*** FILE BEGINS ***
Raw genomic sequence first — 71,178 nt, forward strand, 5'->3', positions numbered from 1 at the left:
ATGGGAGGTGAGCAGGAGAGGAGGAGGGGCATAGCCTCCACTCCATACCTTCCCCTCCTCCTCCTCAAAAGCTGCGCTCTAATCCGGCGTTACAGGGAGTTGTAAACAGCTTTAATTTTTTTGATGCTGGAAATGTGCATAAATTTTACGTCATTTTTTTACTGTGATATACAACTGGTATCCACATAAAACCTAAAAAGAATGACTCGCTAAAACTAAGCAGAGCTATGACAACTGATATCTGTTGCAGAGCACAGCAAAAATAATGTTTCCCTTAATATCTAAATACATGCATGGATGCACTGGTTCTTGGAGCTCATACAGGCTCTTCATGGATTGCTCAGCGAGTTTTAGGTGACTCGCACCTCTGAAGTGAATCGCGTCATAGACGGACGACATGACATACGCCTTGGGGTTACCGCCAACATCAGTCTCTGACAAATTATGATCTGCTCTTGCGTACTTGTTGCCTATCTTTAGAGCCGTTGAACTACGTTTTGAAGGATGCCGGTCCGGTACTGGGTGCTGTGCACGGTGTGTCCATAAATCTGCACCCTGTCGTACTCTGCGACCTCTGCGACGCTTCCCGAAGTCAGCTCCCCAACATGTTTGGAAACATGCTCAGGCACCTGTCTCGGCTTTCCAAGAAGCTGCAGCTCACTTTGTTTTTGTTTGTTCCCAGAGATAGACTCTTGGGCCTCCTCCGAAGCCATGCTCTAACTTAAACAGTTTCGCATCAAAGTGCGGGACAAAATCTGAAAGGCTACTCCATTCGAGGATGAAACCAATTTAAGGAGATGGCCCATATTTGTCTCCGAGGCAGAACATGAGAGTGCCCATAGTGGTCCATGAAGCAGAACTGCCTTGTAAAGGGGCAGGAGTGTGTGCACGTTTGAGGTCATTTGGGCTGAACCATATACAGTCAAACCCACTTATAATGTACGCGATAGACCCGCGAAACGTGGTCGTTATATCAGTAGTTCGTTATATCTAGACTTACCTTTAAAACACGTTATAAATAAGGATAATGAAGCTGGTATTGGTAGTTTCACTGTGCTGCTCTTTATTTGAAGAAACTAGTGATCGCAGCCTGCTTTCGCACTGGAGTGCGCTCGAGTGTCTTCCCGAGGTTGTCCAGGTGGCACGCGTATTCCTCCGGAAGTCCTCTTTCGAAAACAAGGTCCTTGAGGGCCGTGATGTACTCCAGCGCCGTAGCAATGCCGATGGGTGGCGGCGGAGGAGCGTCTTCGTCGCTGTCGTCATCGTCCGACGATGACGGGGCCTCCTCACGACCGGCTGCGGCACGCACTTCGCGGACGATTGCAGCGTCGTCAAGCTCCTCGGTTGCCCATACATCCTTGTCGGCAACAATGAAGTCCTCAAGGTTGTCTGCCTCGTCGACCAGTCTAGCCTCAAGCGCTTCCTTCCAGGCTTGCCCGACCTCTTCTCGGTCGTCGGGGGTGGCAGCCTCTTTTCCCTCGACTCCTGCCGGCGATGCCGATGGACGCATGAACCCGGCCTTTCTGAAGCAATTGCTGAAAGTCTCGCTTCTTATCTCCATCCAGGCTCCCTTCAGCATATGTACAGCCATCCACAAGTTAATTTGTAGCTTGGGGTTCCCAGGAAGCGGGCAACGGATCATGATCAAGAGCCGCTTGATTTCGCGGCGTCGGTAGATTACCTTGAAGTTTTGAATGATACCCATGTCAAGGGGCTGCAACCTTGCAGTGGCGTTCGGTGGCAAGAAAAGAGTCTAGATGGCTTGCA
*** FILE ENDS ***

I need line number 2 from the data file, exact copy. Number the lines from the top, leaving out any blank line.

ATGGGAGGTGAGCAGGAGAGGAGGAGGGGCATAGCCTCCACTCCATACCTTCCCCTCCTCCTCCTCAAAAGCTGCGCTCTAATCCGGCGTTACAGGGAGTTGTAAACAGCTTTAATTTTTTTGATGCTGGAAATGTGCATAAATTTTACGTCATTTTTTTACTGTGATATACAACTGGTATCCACATAAAACCTAAAAAGAATGACTCGCTAAAACTAAGCAGAGCTATGACAACTGATATCTGTTGCAGAGCACAGCAAAAATAATGTTTCCCTTAATATCTAAATACATGCATGGATGCACTGGTTCTTGGAGCTCATACAGGCTCTTCATGGATTGCTCAGCGAGTTTTAGGTGACTCGCACCTCTGAAGTGAATCGCGTCATAGACGGACGACATGACATACGCCTTGGGGTTACCGCCAACATCAGTCTCTGACAAATTATGATCTGCTCTTGCGTACTTGTTGCCTATCTTTAGAGCCGTTGAACTACGTTTTGAAGGATGCCGGTCCGGTACTGGGTGCTGTGCACGGTGTGTCCATAAATCTGCACCCTGTCGTACTCTGCGACCTCTGCGACGCTTCCCGAAGTCAGCTCCCCAACATGTTTGGAAACATGCTCAGGCACCTGTCTCGGCTTTCCAAGAAGCTGCAGCTCACTTTGTTTTTGTTTGTTCCCAGAGATAGACTCTTGGGCCTCCTCCGAAGCCATGCTCTAACTTAAACAGTTTCGCATCAAAGTGCGGGACAAAATCTGAAAGGCTACTCCATTCGAGGATGAAACCAATTTAAGGAGATGGCCCATATTTGTCTCCGAGGCAGAACATGAGAGTGCCCATAGTGGTCCATGAAGCAGAACTGCCTTGTAAAGGGGCAGGAGTGTGTGCACGTTTGAGGTCATTTGGGCTGAACCATATACAGTCAAACCCACTTATAATGTACGCGATAGACCCGCGAAACGTGGTCGTTATATCAGTAGTTCGTTATATCTAGACTTACCTTTAAAACACGTTATAAATAAGGATAATGAAGCTGGTATTGGTAGTTTCACTGTGCTGCTCTTTATTTGAAGAAACTAGTGATCGCAGCCTGCTTTCGCACTGGAGTGCGCTCGAGTGTCTTCCCGAGGTTGTCCAGGTGGCACGCGTATTCCTCCGGAAGTCCTCTTTCGAAAACAAGGTCCTTGAGGGCCGTGATGTACTCCAGCGCCGTAGCAATGCCGATGGGTGGCGGCGGAGGAGCGTCTTCGTCGCTGTCGTCATCGTCCGACGATGACGGGGCCTCCTCACGACCGGCTGCGGCACGCACTTCGCGGACGATTGCAGCGTCGTCAAGCTCCTCGGTTGCCCATACATCCTTGTCGGCAACAATGAAGTCCTCAAGGTTGTCTGCCTCGTCGACCAGTCTAGCCTCAAGCGCTTCCTTCCAGGCTTGCCCGACCTCTTCTCGGTCGTCGGGGGTGGCAGCCTCTTTTCCCTCGACTCCTGCCGGCGATGCCGATGGACGCATGAACCCGGCCTTTCTGAAGCAATTGCTGAAAGTCTCGCTTCTTATCTCCATCCAGGCTCCCTTCAGCATATGTACAGCCATCCACAAGTTAATTTGTAGCTTGGGGTTCCCAGGAAGCGGGCAACGGATCATGATCAAGAGCCGCTTGATTTCGCGGCGTCGGTAGATTACCTTGAAGTTTTGAATGATACCCATGTCAAGGGGCTGCAACCTTGCAGTGGCGTTCGGTGGCAAGAAAAGAGTCTAGATGGCTTGCA